Chapter

African Americans, Slavery, and Thrift from the Revolution to the Civil War

Patrick Rael

in Thrift and Thriving in America

Published in print July 2011 | ISBN: 9780199769063
Published online May 2012 | e-ISBN: 9780199896851 | DOI: http://dx.doi.org/10.1093/acprof:oso/9780199769063.003.0008
African Americans, Slavery, and Thrift from the Revolution to the Civil War

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This chapter traces the role that notions of thrift played in the history of race in pre-Civil War America. In particular, it highlights how white Americans reserved “the virtues of thrift— industriousness, discipline, and self-control” for themselves, while ascribing to blacks “thrift's antitheses—laziness, improvidence, and profligacy.” In this way, the moral economy of thrift was used to justify the institution of slavery. At the same time, the national discourse of thrift was fragmenting, as the North and South developed competing conceptions of thrift, which reflected the contrasting needs of their economies. The northern states emphasized the bourgeois work ethic, industrialization, and urban life. The southern states stressed a conception rooted in an agricultural and slave-based economy. Northern thrift contributed to the creation of an economy much more diversified and powerful than that of the South, an advantage that proved decisive in the Civil War.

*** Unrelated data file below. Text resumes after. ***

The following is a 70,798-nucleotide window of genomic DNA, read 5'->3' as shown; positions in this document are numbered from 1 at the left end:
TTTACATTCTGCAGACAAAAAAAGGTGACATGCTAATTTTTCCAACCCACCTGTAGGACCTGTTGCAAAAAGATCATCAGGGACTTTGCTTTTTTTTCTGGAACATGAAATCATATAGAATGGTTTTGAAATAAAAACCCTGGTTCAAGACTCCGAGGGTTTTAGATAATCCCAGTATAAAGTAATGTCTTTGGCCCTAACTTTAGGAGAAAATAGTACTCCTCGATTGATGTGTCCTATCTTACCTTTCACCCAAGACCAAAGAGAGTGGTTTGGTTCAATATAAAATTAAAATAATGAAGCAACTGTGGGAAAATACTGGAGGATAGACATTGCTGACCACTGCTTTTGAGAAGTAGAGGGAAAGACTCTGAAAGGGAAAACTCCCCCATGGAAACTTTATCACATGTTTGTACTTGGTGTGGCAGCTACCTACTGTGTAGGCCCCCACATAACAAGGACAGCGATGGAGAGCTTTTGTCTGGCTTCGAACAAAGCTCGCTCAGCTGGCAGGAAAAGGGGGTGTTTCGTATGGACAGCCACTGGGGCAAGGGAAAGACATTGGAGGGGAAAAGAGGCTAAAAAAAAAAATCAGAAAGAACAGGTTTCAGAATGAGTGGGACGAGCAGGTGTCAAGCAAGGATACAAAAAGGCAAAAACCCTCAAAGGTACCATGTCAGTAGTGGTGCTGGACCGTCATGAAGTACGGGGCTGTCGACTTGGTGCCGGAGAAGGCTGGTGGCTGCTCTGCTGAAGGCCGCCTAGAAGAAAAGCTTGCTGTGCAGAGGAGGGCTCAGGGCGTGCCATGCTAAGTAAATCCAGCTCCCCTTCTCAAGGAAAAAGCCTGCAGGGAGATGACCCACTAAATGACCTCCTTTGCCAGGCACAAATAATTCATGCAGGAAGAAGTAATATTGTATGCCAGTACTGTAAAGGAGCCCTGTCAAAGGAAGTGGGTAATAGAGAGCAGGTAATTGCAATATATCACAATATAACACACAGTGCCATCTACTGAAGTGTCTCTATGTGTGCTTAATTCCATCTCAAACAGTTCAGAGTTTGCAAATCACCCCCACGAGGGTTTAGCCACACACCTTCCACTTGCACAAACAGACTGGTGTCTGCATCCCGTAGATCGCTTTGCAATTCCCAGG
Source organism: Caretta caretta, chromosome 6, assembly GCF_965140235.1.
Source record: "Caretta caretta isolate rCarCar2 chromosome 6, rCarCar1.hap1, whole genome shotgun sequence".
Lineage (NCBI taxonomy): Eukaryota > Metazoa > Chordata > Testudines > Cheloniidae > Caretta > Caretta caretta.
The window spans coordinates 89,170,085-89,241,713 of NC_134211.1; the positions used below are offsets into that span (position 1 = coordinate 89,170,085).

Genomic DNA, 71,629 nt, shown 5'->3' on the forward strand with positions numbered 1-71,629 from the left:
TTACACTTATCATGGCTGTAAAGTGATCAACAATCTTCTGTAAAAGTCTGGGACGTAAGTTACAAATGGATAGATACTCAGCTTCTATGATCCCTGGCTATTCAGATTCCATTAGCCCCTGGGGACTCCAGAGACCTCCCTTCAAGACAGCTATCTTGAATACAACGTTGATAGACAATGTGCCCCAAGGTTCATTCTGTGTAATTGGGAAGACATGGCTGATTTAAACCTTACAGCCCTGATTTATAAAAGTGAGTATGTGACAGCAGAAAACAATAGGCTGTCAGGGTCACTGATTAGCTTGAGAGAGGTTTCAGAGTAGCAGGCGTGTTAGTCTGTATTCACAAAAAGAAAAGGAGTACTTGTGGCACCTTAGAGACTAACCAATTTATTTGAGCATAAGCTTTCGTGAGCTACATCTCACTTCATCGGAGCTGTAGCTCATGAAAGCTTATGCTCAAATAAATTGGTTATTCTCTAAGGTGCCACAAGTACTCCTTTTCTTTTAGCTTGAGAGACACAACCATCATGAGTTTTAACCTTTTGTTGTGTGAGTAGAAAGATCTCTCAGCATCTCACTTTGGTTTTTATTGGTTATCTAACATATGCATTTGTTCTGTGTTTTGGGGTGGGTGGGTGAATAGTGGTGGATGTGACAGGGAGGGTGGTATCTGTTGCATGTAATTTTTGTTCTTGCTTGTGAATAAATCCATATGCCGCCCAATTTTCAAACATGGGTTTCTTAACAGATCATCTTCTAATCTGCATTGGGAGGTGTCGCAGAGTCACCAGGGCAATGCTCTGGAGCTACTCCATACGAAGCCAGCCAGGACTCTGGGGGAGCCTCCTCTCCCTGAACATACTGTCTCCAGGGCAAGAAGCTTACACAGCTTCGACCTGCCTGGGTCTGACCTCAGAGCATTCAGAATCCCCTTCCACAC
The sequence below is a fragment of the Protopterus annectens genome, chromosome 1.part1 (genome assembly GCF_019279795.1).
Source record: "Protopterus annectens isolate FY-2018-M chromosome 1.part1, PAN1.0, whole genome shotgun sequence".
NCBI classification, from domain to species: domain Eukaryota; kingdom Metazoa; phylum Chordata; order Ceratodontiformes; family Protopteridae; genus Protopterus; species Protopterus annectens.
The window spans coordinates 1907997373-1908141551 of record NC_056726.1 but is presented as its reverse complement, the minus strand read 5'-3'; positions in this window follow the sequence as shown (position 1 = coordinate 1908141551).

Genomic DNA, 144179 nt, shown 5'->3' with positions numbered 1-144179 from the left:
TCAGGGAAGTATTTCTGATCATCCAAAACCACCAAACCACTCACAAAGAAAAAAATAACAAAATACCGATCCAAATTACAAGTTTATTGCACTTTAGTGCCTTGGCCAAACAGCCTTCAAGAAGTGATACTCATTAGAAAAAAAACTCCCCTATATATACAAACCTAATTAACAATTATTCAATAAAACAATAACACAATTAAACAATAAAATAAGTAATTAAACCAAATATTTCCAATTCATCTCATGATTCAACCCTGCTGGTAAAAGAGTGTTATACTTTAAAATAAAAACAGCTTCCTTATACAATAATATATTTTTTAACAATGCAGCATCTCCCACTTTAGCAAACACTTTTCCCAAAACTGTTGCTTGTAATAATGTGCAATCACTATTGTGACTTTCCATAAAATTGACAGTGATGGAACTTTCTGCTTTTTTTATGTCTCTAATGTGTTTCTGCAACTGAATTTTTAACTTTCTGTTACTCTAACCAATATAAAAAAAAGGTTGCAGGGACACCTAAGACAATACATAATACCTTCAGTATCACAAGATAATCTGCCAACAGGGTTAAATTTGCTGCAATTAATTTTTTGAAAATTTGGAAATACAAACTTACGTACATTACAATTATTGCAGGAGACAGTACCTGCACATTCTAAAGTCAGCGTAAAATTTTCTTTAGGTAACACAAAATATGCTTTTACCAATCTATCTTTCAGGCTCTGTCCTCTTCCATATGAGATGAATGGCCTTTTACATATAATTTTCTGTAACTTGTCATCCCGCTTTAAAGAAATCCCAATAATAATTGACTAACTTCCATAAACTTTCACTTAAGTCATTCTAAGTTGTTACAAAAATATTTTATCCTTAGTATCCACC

Keywords: race; thrift; blacks; slavery; northern states; southern states

Chapter.  11423 words. 

Subjects: Economic Sociology

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